An additional batch of Spanish Cinereous Vultures is on their way to Bulgaria once again for the last transport of the Vultures Back to LIFE project. These birds will play a vital role in the efforts to reintroduce the species in the country.
Securing Spanish Cinereous Vultures for reintroduction project
Every year, several Cinereous Vultures that hatch in the wild in Extremadura, Spain, suffer from malnutrition and weakness. Rescue missions provide a lifeline for these young and inexperienced vultures. Wildlife rehabilitation centres, like Los Hornos, receive these wild birds in the hope to nurse them back to health for their eventual return to the wild. Some of these birds even get the opportunity to contribute to the conservation of their own species beyond Spain!
For the past few years, the Junta de Extremadura has been donating several rescued Cinereous Vultures to the Vultures Back to LIFE project, which aims to reintroduce the species in Bulgaria. This year, they donated an additional ten individuals, all juveniles that hatched in 2021, bringing the total number of Spanish Cinereous Vultures secured for this project to 69. After birds make a full recovery, they enter the wildlife rehabilitation centre AMUS, which has specialized facilities for the vultures to spend a pre-transport quarantine period and undergo some required health checks.
The journey from Spain to Bulgaria begins
After several months of efforts and preparations, the ten Cinereous Vultures were finally ready for their transport, coordinated by the Vulture Conservation Foundation. On Tuesday, 3 March 2022, the staff performed the last checks on the vultures and carefully placed them in the specialist animal transportation vehicle, which is suited for their comfort and safety. The vultures then left Extremadura, beginning their journey to Bulgaria, their new home. Over the next three days, they will travel 4000 km, passing through France, Italy, Slovenia, Hungary and Romania, before arriving at their destination. You can track their journey online.
Once the ten Cinereous Vultures arrive, the project team will re-examine their health and place them in acclimatization aviaries to get used to their new home. The local project partners at the Green Balkans and Fund for Wild Flora and Fauna will then release them into the wild in the coming months at Vrachanski Balkan Nature Park in the Balkan Mountains, Central Bulgaria.
A big thank you to Mark Constantine and Mo Constantine, co-founders of Lush, for covering the transportation costs.
Update 5 May 2022
After travelling for 47 hours from Extremadura, covering 4,000 km and crossing several countries along the way, the vultures arrived safe and sound in Bulgaria!
Upon arrival, our local partners from the Green Balkans and Fund for Wild Flora and Fauna checked the state of the birds to make sure they are healthy, equipped them with unique identification rings and collected blood samples.
The project team then proceeded to release them in an acclimatization aviary. There, they will spend the next few months getting used to their new home, and preparing for their eventual release in the wild.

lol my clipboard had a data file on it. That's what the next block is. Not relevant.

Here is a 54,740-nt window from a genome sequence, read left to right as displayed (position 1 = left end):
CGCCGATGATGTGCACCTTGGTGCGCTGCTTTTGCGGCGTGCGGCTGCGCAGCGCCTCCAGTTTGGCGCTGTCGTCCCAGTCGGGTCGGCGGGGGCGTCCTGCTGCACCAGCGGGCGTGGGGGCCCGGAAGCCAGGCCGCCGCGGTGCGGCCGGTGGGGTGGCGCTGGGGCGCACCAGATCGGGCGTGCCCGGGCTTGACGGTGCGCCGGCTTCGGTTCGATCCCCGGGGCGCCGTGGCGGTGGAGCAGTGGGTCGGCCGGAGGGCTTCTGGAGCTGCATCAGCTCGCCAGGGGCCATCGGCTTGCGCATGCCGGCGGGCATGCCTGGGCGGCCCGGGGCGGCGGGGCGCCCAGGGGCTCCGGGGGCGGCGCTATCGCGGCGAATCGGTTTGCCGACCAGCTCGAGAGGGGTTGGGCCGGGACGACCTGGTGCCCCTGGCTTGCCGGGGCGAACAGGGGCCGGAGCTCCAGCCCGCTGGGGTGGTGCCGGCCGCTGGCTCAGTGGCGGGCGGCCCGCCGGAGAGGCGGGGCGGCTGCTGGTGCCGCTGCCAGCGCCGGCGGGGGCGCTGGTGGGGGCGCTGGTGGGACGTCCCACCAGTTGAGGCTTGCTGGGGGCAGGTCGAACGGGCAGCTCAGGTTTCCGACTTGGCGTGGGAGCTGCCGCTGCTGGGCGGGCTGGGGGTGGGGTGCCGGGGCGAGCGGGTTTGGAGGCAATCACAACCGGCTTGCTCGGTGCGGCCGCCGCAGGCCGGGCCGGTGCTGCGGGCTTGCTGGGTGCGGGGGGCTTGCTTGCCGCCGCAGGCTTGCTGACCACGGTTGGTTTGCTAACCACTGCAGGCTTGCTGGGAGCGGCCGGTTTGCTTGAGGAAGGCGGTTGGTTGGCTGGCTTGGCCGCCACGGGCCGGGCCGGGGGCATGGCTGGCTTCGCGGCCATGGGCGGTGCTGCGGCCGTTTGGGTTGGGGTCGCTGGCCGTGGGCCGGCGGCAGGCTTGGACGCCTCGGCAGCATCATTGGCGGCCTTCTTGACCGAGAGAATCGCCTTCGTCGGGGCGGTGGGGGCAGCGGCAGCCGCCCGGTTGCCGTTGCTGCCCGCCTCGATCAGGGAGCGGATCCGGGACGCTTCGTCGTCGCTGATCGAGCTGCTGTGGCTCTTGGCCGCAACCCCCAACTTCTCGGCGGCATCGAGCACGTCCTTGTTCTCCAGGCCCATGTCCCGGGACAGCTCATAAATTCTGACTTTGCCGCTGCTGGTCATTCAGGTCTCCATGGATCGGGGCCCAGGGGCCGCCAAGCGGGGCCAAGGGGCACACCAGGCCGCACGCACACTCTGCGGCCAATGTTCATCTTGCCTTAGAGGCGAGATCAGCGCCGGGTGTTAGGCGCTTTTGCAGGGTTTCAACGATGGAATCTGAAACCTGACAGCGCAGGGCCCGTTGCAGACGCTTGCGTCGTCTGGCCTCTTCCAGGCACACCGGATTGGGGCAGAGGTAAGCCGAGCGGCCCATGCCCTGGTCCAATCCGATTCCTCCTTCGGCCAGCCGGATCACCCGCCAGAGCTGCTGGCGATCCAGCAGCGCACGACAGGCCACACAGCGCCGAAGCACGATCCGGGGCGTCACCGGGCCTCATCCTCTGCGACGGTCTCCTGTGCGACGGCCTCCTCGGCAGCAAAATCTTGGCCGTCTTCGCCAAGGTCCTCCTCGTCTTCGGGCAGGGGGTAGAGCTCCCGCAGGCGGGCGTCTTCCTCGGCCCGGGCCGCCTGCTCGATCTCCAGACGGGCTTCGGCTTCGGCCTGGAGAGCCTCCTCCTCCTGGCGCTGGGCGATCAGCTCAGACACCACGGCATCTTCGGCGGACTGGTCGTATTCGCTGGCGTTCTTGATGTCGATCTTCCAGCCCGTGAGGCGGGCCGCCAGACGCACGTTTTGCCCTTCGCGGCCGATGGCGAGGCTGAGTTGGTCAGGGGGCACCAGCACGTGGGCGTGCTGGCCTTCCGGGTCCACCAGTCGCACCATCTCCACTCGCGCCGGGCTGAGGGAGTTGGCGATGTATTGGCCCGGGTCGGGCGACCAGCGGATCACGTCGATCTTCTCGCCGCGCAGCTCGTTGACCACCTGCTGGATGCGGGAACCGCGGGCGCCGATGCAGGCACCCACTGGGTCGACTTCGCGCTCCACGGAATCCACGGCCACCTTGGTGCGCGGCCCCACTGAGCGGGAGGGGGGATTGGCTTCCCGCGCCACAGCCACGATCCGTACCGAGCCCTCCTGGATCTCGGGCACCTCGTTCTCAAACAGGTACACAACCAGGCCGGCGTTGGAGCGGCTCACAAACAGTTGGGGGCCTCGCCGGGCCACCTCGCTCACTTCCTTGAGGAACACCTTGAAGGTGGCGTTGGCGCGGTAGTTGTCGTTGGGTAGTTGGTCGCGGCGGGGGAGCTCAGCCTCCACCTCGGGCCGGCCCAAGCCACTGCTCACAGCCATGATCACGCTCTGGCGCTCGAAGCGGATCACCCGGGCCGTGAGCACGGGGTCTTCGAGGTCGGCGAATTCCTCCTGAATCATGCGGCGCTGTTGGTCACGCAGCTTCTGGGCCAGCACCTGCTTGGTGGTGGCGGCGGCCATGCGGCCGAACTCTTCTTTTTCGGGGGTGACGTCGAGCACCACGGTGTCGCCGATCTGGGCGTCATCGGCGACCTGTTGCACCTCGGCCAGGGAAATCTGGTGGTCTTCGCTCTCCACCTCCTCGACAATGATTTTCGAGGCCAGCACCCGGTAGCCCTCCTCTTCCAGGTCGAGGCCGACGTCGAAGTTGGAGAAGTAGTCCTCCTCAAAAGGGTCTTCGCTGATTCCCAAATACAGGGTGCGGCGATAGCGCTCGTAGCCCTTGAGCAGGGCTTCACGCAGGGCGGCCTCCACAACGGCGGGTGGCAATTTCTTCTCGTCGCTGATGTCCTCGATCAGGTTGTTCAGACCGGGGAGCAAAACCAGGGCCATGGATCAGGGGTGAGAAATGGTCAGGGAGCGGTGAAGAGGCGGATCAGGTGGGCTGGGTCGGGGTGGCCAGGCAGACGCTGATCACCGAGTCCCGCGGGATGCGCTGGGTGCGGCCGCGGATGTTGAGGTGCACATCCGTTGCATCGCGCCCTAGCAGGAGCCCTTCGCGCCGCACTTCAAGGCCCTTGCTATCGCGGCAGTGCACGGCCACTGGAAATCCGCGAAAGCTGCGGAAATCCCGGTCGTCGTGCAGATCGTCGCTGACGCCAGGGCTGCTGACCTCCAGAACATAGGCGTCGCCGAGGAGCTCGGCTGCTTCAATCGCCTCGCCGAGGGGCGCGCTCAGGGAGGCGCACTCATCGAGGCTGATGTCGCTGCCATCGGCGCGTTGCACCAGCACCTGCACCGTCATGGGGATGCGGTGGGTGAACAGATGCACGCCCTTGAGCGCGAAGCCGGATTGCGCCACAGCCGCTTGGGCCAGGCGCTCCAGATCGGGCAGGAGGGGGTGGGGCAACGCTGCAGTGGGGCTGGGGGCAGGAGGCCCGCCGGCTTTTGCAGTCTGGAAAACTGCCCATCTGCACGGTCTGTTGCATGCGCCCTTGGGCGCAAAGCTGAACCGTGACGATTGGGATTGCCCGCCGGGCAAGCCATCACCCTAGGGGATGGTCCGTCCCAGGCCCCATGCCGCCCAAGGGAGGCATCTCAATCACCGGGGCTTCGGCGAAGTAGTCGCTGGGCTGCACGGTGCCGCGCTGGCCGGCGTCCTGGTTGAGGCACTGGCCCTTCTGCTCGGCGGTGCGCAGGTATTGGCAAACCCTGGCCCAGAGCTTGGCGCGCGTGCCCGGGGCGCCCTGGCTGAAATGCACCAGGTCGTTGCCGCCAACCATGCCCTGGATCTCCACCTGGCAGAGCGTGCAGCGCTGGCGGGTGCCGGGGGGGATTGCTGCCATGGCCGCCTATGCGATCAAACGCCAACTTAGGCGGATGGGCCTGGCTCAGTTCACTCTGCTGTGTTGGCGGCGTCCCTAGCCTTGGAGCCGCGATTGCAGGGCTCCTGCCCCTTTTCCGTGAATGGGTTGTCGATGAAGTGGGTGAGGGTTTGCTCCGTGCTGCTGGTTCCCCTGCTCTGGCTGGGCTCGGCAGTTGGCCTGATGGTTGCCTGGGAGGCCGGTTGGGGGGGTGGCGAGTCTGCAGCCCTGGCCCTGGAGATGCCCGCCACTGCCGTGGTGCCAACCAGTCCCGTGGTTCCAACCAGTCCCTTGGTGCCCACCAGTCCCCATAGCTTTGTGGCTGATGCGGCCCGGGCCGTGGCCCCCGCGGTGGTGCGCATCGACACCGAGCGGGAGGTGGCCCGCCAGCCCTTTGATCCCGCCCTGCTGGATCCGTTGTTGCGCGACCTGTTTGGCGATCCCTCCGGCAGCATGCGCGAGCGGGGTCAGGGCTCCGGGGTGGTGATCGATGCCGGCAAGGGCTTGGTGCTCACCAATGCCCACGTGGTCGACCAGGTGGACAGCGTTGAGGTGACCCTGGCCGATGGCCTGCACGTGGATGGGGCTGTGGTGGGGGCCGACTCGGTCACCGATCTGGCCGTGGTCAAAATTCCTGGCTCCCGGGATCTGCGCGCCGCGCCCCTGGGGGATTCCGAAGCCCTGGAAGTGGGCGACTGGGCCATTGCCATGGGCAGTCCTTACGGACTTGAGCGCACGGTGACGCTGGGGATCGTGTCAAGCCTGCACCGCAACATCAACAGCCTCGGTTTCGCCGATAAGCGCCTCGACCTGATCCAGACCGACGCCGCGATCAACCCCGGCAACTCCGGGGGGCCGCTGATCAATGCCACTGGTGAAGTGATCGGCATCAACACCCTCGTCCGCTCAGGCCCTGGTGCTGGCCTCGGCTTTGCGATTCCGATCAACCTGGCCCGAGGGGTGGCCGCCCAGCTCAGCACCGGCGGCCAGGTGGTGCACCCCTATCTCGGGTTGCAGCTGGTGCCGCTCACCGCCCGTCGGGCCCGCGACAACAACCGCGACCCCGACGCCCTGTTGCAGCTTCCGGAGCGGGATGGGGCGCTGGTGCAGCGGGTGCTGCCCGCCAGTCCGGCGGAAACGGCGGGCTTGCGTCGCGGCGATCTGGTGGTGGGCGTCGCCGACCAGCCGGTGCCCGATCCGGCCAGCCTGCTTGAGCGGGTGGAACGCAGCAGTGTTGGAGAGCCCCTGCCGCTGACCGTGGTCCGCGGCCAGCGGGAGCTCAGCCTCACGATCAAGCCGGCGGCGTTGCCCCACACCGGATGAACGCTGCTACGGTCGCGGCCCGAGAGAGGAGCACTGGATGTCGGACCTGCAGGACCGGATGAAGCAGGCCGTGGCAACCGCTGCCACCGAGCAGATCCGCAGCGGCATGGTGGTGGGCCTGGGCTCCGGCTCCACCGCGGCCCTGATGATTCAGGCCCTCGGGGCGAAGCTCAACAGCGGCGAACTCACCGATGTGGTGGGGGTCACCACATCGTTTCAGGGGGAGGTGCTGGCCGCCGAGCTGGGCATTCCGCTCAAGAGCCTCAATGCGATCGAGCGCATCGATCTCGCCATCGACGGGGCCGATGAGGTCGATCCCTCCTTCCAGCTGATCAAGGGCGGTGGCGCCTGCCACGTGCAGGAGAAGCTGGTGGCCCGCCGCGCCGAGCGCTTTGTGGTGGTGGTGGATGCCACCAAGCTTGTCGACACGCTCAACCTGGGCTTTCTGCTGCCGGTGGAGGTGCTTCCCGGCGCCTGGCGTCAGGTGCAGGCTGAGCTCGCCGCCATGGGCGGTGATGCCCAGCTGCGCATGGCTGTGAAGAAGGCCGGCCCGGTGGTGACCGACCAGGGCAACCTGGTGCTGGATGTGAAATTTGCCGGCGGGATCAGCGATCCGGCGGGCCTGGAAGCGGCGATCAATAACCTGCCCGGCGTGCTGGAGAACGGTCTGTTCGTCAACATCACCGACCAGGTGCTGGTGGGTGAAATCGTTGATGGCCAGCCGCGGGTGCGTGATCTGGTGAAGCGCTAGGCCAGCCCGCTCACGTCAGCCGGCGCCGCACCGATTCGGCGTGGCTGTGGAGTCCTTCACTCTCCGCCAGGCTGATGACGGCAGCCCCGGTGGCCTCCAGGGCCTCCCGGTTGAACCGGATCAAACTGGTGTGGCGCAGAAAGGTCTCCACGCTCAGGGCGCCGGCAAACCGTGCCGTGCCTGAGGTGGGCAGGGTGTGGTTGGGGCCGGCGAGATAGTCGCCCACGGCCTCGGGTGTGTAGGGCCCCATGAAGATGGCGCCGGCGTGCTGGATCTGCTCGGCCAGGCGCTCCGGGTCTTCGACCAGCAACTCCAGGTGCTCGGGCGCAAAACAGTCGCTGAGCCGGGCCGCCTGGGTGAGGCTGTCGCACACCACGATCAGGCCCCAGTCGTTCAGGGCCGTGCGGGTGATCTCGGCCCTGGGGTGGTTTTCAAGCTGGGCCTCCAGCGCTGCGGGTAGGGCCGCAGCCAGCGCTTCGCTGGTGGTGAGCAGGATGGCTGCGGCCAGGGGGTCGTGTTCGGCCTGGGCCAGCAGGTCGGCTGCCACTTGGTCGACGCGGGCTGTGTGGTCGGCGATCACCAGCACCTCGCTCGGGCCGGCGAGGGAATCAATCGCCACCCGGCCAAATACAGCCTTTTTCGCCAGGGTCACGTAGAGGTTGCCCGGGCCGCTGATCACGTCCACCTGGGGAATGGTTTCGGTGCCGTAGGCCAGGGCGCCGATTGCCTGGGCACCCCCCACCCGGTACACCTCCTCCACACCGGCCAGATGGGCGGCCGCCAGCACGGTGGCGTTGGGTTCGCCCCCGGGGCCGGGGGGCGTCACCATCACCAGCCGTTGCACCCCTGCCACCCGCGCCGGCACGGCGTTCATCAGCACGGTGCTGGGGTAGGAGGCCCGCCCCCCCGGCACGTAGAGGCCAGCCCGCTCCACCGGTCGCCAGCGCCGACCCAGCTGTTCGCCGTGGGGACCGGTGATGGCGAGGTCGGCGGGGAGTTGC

All vultures seem to be doing well so far. We hope they have a bright future ahead, and one day breed themselves in their new home!
A dream come true: the return of the Cinereous Vulture in Bulgaria
The Cinereous Vulture’s recent return as a breeding species in Bulgaria is only possible thanks to Spain’s support, which has the world’s largest population of this species. Home to around 2,500 breeding pairs, with more than half of them in Extremadura, Spain generously donates certain birds to reintroduction projects in Europe, including Bulgaria.
To achieve the return of the Cinereous Vulture as a nesting species, the Vultures Back to LIFE project started in 2015. The first three Cinereous Vultures — all captive-bred — were reintroduced in 2018, and 2019 saw the release of the first birds from Spain. Fast forward to today, the project already released over 50 Cinereous Vultures into the wild, leading to the successful establishment of local nuclei in the two distinct sites in Bulgaria – the Eastern Balkan Mountains and the Vrachanski Balkan Nature Park.
Thanks to these releases and other targeted conservation actions, the Cinereous Vulture returned as a breeding species in Bulgaria last year, 28 years since it was declared extinct. So far, six pairs have already formed and two chicks have hatched, making Bulgaria the second country in the Balkans after Greece, where the species is breeding.
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The Vultures Back to LIFE project
Led by Green Balkans in collaboration with the Fund for Wild Flora and Fauna, Vulture Conservation Foundation, Junta de Extremadura and Euronatur, the Vultures Back to LIFE project aims to reintroduce the Cinereous or Eurasian Black Vulture to Bulgaria. The team will transfer and release into the wild around 60 birds, some coming from captive-breeding backgrounds but mostly from Spanish wildlife rehabilitation centres. The project will also create supplementary feeding stations, increase populations of wild herbivores, improve nesting conditions and tackle some of the major threats to support the return of the species.